Clustering of Helicobacter pylori infection in couples: differences between high- and low-prevalence population groups

Ann Epidemiol. 2006 Jul;16(7):516-20. doi: 10.1016/j.annepidem.2005.09.009. Epub 2006 Jan 4.

Abstract

Purpose: Several mostly small-scale studies reported clustering of Helicobacter pylori infections as a possible indicator of conjugal transmission, but results have been inconsistent. We assessed clustering of H pylori infections in a large community-based study from Germany that included both high-prevalence and low-prevalence population subgroups.

Methods: Current H pylori infection was determined among 670 couples by means of carbon-13-urea breath test ((13)C-UBT) breath test and a monoclonal antigen immunoassay for H pylori in stool.

Results: Prevalences of infection among women were 34.9% (51 of 146 women) if the partner was infected and 14.5% (76 of 524 women) if the partner was not infected. Stratification by nationality showed a strong association of infection for partners with other than German nationality (adjusted odds ratio [OR], 6.05; 95% confidence interval [CI], 1.31-17.96), for whom prevalence of infection was greater than 50%, whereas no association was seen for German partners born in Germany (OR, 1.10; 95% CI, 0.47-2.61), for whom infection prevalence was approximately 10% (p for interaction = 0.048).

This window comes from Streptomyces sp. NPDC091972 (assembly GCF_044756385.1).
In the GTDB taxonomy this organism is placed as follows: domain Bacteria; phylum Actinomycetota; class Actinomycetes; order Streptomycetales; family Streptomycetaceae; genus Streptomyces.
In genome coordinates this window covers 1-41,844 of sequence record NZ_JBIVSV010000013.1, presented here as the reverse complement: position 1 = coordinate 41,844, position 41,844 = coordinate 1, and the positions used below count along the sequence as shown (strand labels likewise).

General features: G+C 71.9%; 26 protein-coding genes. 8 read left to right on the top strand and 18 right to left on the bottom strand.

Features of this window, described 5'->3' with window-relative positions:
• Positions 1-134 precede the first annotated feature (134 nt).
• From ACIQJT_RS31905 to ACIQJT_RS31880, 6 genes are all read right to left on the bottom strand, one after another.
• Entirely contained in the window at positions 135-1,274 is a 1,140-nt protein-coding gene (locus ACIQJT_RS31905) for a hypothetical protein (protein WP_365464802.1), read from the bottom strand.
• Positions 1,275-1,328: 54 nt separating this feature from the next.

Conclusions: Conjugal transmission of infection caused by H pylori is unlikely to be of relevance in low-prevalence population groups. Our results are consistent with the hypothesis of a potential role of conjugal transmission of H pylori infection in high-prevalence population groups.

Publication types

  • Research Support, Non-U.S. Gov't

MeSH terms

  • Adult
  • Breath Tests
  • Confidence Intervals
  • Feces / microbiology
  • Female
  • Germany / epidemiology
  • Helicobacter Infections / epidemiology*
  • Helicobacter Infections / transmission
  • Helicobacter pylori / isolation & purification*
  • Humans
  • Male
  • Odds Ratio
  • Risk Factors
  • Spouses*
  • Time Factors